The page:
Wednesday, or hump day, is a time when the stresses of the week have sometimes slowed down our brains a little bit. As such, it can be a good time to pause, regroup, and reassess a basic topic. I’m going to tackle a seemingly obvious one: just what are QR codes, exactly? I’ve showcased their use on cards and condoms, but I haven’t really stepped back to explain what they are from the beginning, or provide some basic QR code facts.
QR Codes (short for Quick Response Codes) are 2D barcodes that can be scanned (typically using a downloadable or built-in smartphone application) to access information or actions. QR codes can connect scanners to websites, images, emails, text messages, and more. They’ve been put to some good and questionable uses by marketers eager to explore the “new” technology, and as such are beginning to acquire a reputation for being less useful than they have the potential to be.
To help fully explain what QR codes are, and hopefully redeem them a bit, here’s a handy table featuring 10 QR code facts, split into what the codes are and are not.
|QR codes are…||QR codes aren’t…|
|Scannable codes, similar to traditional barcodes, that provide information (originally used for automotive inventory).||New; they were released in 1994. Sophisticated scanning technology on smartphones, as well as the large amount of data storage available in QR codes, has helped make them more ubiquitous in recent years.|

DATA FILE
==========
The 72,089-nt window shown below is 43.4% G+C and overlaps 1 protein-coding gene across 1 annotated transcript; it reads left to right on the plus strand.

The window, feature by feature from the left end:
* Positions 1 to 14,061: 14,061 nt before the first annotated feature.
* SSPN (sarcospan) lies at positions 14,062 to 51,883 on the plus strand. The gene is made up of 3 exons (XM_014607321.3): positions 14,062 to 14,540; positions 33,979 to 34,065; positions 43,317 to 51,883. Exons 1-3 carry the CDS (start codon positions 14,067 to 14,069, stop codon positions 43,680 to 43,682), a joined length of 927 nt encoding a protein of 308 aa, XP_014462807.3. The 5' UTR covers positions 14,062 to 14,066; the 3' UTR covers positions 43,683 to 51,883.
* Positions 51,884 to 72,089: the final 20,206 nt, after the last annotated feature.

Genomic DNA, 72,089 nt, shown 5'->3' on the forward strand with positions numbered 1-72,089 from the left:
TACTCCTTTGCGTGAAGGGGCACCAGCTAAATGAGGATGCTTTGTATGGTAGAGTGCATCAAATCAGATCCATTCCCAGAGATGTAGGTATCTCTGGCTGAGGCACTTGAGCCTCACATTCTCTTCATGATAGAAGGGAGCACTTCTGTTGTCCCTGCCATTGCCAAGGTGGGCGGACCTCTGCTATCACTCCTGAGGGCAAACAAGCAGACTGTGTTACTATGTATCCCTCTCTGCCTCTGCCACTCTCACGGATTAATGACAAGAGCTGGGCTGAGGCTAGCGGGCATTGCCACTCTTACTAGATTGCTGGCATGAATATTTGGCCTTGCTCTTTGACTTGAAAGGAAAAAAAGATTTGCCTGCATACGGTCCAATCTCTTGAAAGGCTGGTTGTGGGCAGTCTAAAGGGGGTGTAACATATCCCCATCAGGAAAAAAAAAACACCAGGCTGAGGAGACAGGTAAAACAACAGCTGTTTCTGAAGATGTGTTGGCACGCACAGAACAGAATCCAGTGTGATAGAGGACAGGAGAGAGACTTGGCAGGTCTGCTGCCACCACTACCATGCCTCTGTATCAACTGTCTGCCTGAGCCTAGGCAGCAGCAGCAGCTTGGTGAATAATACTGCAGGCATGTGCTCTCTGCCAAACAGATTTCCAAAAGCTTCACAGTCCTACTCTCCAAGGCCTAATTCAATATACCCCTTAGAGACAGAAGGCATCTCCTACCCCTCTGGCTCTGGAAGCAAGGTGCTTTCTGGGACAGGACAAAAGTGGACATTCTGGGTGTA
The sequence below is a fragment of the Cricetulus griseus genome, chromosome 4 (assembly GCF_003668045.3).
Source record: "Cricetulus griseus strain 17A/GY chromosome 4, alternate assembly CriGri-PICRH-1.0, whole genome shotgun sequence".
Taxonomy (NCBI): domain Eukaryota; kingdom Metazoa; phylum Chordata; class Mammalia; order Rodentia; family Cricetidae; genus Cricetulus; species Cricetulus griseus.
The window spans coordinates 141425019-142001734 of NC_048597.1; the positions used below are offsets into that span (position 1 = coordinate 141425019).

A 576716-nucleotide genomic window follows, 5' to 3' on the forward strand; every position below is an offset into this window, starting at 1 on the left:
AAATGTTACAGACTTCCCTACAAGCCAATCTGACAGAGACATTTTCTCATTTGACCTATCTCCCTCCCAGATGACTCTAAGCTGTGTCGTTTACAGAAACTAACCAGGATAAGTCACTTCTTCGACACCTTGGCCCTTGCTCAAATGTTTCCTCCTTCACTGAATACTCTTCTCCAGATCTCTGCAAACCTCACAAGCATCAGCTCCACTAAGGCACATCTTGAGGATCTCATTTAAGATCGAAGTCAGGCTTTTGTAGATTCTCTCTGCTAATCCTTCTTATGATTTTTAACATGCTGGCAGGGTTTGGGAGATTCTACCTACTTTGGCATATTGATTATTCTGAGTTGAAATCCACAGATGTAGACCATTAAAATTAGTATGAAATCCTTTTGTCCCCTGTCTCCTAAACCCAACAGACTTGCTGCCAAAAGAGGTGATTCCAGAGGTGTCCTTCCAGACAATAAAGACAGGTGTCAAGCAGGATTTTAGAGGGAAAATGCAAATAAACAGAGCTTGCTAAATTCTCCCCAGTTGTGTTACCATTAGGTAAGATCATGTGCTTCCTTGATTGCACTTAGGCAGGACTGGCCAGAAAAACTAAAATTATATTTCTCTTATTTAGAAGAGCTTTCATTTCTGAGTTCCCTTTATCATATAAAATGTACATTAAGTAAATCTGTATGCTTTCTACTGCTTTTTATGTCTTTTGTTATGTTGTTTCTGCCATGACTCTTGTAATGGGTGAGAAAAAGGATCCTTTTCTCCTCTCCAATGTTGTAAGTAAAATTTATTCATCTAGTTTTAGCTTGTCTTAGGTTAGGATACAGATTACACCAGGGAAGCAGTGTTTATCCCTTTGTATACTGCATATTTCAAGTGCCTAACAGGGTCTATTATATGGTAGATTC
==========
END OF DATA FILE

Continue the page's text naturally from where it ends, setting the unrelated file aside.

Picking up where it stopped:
|Perhaps better called 2D barcodes. (The term QR Code is trademarked by Denso Wave, though it looks to be going the way of Kleenex, Xerox, or Google.)||Proprietary technology. 2D barcodes can be generated (but not always tracked or modified) using a variety of open source technologies (such as zxing) and free tools.|
|Coded vertically and horizontally (so they can contain more information), hence the “2D” term.||Coded in one direction only (like a traditional “1D” barcode you’d see in the grocery store).|
|Scannable by many different apps (e.g., RedLaser).||App-specific technology (and shouldn’t be used as such).|
|An interactive feature that typically requires an internet connection to scan and access.||Very useful underground.|
|Changeable. The same code can have different content every season, month, or even every hour (not that it’s necessarily useful).||Fixed. Once you’ve created your code, you can easily change or update the content it leads to. This helps QR codes make printed materials updatable and interactive.|
|Interactive: QR codes should allow users to perform a specific action.||Static. Don’t just send scanners to a list of information with no clear call to action.|
|A way to instantly connect the real world and mobile devices.||Just another way to promote your (non-mobile-optimized) website.|
|Totally trackable by geographic location, time, user action, and other criteria.||A black hole.|
|Shareable.||A dead end.|
To be part of a successful marketing strategy, QR codes should do the following:
- provide new information that the user hasn’t already seen,
- in a format that works for mobile devices,
- with a call to action that the user can complete on the mobile device.
Mobile + Information + Action = Successful QR Code usage. Sounds easy, right? And it is–if you’re strategic about it. Unfortunately, many people aren’t. The new Tumblr WTF QR Codes provides numerous examples of QR code campaigns that weren’t well thought out, giving QR codes in general a bad name. Stick with us at SnapHop and we’ll help you figure out QR code uses that evoke engagement, not WTF.
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